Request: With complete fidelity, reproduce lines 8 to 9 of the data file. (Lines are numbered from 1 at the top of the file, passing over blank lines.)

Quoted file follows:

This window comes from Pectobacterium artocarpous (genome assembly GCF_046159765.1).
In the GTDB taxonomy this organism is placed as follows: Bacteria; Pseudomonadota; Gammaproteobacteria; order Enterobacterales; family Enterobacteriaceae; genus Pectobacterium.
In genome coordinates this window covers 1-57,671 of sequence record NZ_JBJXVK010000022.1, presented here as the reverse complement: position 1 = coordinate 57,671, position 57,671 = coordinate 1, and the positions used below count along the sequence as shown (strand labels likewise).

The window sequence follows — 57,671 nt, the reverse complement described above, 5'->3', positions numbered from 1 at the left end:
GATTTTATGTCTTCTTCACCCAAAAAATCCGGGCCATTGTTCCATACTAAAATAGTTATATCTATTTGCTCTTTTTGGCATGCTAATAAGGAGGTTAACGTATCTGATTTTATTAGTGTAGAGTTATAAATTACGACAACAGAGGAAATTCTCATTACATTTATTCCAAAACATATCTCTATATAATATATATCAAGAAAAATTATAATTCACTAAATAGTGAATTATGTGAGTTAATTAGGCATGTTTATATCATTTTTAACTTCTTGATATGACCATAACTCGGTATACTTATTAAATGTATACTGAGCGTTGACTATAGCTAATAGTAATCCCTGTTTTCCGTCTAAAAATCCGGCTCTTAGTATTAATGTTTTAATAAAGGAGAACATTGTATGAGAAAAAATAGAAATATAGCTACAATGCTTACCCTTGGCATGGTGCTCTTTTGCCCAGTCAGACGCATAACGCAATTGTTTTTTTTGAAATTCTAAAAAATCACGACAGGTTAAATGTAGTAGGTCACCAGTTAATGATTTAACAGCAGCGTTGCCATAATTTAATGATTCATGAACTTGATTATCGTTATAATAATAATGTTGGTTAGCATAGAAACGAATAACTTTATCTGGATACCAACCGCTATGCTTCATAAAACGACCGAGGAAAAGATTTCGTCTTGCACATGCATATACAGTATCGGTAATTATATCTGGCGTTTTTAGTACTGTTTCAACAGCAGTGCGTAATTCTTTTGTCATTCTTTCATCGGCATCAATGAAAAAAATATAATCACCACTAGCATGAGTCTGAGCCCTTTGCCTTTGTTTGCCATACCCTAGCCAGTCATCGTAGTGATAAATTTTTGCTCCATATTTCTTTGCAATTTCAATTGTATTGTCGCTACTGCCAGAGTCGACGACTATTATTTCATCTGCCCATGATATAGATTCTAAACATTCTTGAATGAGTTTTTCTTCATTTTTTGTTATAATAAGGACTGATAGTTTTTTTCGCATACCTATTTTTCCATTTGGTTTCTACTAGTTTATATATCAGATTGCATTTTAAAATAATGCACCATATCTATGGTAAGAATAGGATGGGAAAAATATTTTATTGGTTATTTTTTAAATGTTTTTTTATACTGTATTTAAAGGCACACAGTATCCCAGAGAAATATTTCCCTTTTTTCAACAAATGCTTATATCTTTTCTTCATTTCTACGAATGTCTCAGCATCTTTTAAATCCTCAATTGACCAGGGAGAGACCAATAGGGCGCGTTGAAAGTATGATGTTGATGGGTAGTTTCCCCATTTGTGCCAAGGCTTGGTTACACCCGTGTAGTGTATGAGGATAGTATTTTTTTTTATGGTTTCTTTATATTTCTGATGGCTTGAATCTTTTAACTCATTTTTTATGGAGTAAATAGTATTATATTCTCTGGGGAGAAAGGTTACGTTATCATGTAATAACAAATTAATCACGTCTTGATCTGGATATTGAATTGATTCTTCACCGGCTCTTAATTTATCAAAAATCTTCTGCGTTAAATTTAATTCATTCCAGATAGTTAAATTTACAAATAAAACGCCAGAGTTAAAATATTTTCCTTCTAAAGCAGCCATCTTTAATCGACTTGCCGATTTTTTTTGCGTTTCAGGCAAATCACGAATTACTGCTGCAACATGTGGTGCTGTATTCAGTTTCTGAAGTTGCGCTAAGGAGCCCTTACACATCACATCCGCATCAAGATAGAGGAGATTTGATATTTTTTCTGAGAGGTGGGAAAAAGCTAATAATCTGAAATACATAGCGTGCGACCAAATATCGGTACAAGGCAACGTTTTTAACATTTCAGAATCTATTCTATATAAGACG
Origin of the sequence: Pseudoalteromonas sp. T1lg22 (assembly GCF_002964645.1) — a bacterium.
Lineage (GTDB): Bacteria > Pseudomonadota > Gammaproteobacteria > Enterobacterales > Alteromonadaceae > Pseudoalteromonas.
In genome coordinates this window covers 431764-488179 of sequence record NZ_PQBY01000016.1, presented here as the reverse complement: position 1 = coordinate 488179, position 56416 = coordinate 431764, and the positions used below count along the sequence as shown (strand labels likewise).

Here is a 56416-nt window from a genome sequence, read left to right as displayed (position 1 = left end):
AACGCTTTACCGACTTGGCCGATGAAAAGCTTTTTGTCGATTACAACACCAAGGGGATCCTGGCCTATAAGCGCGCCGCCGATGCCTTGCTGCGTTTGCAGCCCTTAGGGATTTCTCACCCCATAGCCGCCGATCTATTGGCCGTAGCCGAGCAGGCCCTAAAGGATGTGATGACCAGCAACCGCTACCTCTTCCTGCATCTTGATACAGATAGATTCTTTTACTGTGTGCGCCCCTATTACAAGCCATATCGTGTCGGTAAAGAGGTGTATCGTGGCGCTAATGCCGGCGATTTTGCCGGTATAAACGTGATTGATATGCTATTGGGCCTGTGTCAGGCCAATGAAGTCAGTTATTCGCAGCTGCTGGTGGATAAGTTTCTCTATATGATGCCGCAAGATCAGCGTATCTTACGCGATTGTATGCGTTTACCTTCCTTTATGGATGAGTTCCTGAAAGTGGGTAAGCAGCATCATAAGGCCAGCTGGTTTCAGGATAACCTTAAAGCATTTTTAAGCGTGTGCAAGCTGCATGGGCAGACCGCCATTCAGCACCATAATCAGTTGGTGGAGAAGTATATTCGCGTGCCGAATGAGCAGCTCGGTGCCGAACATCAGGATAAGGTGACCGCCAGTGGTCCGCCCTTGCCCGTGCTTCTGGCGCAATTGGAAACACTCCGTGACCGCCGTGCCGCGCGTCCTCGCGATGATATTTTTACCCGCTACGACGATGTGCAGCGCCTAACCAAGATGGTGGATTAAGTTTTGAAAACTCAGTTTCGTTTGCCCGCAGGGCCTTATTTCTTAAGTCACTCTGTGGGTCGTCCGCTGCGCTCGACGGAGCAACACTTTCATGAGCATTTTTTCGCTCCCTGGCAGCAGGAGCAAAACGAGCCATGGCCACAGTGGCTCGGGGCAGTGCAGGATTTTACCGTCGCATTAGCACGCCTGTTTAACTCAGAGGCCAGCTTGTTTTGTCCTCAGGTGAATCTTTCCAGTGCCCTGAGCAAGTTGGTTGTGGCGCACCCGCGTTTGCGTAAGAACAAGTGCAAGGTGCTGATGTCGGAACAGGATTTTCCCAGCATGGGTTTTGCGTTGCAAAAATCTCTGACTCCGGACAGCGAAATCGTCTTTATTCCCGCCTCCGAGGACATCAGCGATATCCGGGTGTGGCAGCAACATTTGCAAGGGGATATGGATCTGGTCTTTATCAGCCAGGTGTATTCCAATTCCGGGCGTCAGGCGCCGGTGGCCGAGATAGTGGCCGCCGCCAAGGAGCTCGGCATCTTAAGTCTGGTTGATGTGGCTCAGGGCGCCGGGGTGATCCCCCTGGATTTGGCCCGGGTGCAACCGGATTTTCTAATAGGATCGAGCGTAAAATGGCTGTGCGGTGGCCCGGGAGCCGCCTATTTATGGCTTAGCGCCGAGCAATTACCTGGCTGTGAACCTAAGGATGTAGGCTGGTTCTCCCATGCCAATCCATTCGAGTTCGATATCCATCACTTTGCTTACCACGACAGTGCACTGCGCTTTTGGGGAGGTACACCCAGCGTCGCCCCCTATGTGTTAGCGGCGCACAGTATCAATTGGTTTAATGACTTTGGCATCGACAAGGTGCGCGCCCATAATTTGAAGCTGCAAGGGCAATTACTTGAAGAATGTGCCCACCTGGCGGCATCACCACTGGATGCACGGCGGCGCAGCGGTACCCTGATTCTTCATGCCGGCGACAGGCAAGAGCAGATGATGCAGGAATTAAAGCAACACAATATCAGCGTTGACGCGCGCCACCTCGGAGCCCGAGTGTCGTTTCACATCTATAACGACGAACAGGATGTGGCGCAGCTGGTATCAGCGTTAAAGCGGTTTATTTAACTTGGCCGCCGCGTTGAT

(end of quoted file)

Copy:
In genome coordinates this window covers 431764-488179 of sequence record NZ_PQBY01000016.1, presented here as the reverse complement: position 1 = coordinate 488179, position 56416 = coordinate 431764, and the positions used below count along the sequence as shown (strand labels likewise).

Here is a 56416-nt window from a genome sequence, read left to right as displayed (position 1 = left end):